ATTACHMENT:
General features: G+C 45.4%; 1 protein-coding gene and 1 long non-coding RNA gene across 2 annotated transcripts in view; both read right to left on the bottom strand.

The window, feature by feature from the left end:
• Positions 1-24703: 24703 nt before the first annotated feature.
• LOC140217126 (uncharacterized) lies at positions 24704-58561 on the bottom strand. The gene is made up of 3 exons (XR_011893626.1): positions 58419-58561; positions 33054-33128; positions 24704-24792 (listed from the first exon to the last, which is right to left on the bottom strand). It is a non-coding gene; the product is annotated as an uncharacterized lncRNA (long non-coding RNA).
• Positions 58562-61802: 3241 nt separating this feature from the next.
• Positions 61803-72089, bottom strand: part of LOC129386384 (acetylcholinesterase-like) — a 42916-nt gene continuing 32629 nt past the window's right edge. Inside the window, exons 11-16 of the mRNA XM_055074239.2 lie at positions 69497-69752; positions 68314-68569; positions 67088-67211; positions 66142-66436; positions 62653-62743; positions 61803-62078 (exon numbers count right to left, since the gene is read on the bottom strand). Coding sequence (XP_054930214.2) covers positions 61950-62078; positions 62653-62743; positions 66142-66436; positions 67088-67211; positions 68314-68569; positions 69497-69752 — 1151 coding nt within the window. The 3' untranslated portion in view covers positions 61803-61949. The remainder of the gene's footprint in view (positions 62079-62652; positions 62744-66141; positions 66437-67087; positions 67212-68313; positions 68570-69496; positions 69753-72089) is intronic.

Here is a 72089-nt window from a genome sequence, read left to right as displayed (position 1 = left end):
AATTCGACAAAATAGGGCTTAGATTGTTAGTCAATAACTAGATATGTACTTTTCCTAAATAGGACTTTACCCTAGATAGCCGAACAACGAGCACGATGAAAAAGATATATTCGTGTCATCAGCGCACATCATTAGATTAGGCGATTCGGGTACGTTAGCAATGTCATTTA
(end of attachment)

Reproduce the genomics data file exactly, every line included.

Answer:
General features: G+C 45.4%; 1 protein-coding gene and 1 long non-coding RNA gene across 2 annotated transcripts in view; both read right to left on the bottom strand.

The window, feature by feature from the left end:
• Positions 1-24703: 24703 nt before the first annotated feature.
• LOC140217126 (uncharacterized) lies at positions 24704-58561 on the bottom strand. The gene is made up of 3 exons (XR_011893626.1): positions 58419-58561; positions 33054-33128; positions 24704-24792 (listed from the first exon to the last, which is right to left on the bottom strand). It is a non-coding gene; the product is annotated as an uncharacterized lncRNA (long non-coding RNA).
• Positions 58562-61802: 3241 nt separating this feature from the next.
• Positions 61803-72089, bottom strand: part of LOC129386384 (acetylcholinesterase-like) — a 42916-nt gene continuing 32629 nt past the window's right edge. Inside the window, exons 11-16 of the mRNA XM_055074239.2 lie at positions 69497-69752; positions 68314-68569; positions 67088-67211; positions 66142-66436; positions 62653-62743; positions 61803-62078 (exon numbers count right to left, since the gene is read on the bottom strand). Coding sequence (XP_054930214.2) covers positions 61950-62078; positions 62653-62743; positions 66142-66436; positions 67088-67211; positions 68314-68569; positions 69497-69752 — 1151 coding nt within the window. The 3' untranslated portion in view covers positions 61803-61949. The remainder of the gene's footprint in view (positions 62079-62652; positions 62744-66141; positions 66437-67087; positions 67212-68313; positions 68570-69496; positions 69753-72089) is intronic.

Here is a 72089-nt window from a genome sequence, read left to right as displayed (position 1 = left end):
AATTCGACAAAATAGGGCTTAGATTGTTAGTCAATAACTAGATATGTACTTTTCCTAAATAGGACTTTACCCTAGATAGCCGAACAACGAGCACGATGAAAAAGATATATTCGTGTCATCAGCGCACATCATTAGATTAGGCGATTCGGGTACGTTAGCAATGTCATTTA